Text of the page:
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Friday, June 22
Updated: June 23, 10:44 AM ET
Just a Sparks-ling effort in Detroit

It putters along at the approximate speed of Refrigerator Perry.

It has more moves than Britney Spears.

It's more uncontrollable than Dennis Rodman.

What is it?

Steve Sparks
It took Steve Sparks all of 85 pitches -- mostly knuckleballs -- to dispatch of the Yankees on Tuesday night.

Correct answer: It's Week in Review's favorite pitch ever -- the knuckleball.

And we bring this up because Tuesday may have been the greatest day in knuckleballing since the invention of knuckles.

  • In Tampa Bay, Tim Wakefield took a no-hitter into the ninth inning, in quest of just the third no-hitter by a flutterballer in the last half-century.

  • Meanwhile in Detroit, Steve Sparks knuckled his way through an 85-pitch complete game -- against those princes of patience, the Yankees.

    What a day of sheer knucklemania. Clearly, there must have been some kind of special knuckleball karma in the air, right?

    "You know, I would have said that," Sparks told Week in Review. "Except Wake was pitching indoors. There's not as much air there."

    All right. So maybe President Bush -- in between crossword puzzles, meeting with special guest tee-ball dignitaries and catching up on all those Baseball Tonight tapes he missed while touring Europe -- declared Tuesday "National Knuckleball Day" here in our great land.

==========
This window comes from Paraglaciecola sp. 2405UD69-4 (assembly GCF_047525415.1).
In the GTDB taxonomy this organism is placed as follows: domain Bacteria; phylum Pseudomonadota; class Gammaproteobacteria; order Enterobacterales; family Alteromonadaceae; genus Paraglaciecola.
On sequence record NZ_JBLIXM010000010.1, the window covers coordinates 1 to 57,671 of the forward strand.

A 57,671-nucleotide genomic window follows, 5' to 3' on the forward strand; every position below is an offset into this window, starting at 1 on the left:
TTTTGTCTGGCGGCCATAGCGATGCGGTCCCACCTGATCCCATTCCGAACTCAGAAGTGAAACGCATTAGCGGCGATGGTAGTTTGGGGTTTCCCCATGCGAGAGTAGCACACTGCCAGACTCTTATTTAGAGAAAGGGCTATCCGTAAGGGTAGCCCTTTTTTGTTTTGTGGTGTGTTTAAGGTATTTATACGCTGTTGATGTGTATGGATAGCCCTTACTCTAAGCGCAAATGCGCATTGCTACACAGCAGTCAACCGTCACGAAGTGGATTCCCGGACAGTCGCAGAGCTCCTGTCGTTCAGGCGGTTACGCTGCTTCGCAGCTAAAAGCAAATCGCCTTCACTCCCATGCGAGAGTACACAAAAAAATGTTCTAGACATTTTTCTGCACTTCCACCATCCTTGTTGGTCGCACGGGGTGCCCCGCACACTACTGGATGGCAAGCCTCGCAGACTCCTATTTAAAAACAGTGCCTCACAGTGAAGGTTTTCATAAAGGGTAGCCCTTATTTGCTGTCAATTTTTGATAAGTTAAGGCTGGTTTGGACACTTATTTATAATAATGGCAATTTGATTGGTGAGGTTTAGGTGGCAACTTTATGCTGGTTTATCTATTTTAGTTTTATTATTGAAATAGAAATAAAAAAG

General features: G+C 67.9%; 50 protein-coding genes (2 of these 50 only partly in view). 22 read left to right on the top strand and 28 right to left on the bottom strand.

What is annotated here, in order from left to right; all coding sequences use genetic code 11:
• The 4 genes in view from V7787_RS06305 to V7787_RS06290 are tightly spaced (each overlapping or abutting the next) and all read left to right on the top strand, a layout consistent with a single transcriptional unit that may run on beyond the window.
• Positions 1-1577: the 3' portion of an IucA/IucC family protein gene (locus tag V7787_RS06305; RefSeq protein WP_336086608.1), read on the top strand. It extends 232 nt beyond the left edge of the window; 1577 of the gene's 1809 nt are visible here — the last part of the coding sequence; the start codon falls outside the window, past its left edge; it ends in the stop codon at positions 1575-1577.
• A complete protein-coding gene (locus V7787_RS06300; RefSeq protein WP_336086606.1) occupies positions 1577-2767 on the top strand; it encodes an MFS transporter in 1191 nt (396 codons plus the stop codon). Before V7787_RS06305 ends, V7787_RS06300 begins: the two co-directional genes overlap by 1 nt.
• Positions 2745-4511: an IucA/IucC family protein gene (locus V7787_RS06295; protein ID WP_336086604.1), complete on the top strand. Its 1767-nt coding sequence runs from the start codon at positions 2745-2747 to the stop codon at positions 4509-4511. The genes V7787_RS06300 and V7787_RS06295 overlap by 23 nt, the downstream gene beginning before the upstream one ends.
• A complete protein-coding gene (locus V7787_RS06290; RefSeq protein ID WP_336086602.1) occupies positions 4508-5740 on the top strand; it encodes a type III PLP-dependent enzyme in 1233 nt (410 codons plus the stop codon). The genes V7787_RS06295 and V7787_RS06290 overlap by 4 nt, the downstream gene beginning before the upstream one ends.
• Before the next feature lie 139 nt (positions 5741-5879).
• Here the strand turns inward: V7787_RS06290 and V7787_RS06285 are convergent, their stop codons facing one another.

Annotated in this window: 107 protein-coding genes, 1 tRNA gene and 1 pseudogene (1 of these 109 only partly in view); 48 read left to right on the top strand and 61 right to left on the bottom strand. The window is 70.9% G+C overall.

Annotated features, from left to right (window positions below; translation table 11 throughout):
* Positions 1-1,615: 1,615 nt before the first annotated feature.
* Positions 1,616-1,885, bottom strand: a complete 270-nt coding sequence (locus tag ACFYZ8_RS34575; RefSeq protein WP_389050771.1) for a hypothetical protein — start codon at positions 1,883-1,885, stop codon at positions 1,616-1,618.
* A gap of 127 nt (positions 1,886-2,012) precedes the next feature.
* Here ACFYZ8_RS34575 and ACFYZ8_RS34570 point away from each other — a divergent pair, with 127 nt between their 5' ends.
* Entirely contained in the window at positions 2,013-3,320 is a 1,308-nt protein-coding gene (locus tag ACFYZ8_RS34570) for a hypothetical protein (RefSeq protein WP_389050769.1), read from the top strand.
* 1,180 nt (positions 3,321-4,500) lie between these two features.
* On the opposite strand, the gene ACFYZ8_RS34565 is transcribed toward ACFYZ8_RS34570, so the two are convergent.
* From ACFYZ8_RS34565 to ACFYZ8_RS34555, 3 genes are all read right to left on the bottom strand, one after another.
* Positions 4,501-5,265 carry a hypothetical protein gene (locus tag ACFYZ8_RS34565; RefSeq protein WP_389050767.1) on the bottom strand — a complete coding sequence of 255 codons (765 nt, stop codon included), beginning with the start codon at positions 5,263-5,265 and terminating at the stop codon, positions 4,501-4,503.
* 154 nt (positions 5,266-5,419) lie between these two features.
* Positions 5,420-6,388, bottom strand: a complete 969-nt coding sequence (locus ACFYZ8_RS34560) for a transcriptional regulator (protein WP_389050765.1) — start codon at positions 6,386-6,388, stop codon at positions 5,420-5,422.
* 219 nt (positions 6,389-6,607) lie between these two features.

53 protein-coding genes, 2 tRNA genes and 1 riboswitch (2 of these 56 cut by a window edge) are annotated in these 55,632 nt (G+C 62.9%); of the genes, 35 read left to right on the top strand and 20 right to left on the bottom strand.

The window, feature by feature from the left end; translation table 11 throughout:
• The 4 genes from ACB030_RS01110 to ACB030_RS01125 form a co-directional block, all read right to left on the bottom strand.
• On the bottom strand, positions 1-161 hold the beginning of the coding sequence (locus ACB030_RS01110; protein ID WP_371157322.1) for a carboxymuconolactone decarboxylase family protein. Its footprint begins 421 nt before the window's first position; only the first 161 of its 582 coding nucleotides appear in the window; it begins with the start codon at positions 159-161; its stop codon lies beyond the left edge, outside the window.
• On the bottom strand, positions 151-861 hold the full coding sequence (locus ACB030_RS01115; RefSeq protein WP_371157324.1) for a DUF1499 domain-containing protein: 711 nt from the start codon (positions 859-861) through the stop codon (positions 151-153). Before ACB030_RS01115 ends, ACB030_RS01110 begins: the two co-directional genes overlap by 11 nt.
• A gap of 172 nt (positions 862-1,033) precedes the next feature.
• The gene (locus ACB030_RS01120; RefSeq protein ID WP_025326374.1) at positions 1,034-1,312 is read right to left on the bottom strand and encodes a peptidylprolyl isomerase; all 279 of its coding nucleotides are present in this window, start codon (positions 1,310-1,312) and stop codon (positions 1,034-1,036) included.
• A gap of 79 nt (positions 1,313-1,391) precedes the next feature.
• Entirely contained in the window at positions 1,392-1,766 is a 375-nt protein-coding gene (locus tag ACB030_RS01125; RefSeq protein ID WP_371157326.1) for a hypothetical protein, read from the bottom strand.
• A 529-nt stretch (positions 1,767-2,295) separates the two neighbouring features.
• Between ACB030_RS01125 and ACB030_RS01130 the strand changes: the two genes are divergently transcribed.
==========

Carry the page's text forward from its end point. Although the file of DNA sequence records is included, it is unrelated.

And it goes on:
"I didn't notice that," Sparks said. "But I'll try to remember that date next year, so I can make sure I pitch."

    Obviously, it was Wakefield's no-hit bid that got most of the headlines, busted up regularly scheduled ESPN programming and had the knuckleball junkies out there buzzing. But to us purists, Sparks' 85-pitch complete game against the Yankees may have been even more amazing.

    "Most nights," Sparks said, "it seems like they take 85 pitches."

    Ah, but once in a while, stuff happens. Sparks just had one of those nights where the knuckler kept gyrating across that big white object in the middle of the batter's box. Incredibly, he ran no three-ball counts to the first 20 hitters he faced.

    Meanwhile, his knuckler was so alive, quipped catcher Brandon Inge, "it was like trying to catch a fly with chopsticks."

    So the Yankees started hacking early and often. And history was made.

    Oh, it may not have been the kind of history that will make for any very special evenings over at ESPN Classic. But in at least two categories we've chronicled, this was practically as unprecedented as Tiger missing the cut at Augusta.

    In the last 10 years, our research shows, there have been only two pitchers who threw fewer pitches in a complete game against the Yankees: Mike Grace of the Phillies, on Sept. 2, 1987, and Chris Bosio of the Brewers, on Sept. 17, 1991. So nobody had ever done anything like this against the Three-Peaters.

    But in even bigger news, this may have been the fewest pitches thrown by a knuckleball king in a complete game in the annals of modern knuckling.

    Unfortunately, nobody kept pitch counts on Hoyt Wilhelm or Willie "The Knuck" Ramsdell (especially their managers). So we'll never know. But we do know the previous low, since 1988, for pitches in a complete game by a knuckling kind of guy was 90 -- by the great Charlie Hough, in an eight-inning CG on April 20, 1988. So 85 in nine innings blows away the field.

    "I'm pretty sure," Sparks said, "that a couple of times, I've thrown 85 pitches in like an inning and a third. ... So this was definitely a rarity."

    Heck, "rarity" doesn't even begin to describe it. Suppose we held a poll in which people could vote on how many pitches a knuckleballer was liable to throw in a complete game. We'd bet right now there would be about three million more votes for 185 pitches than there would be for 85.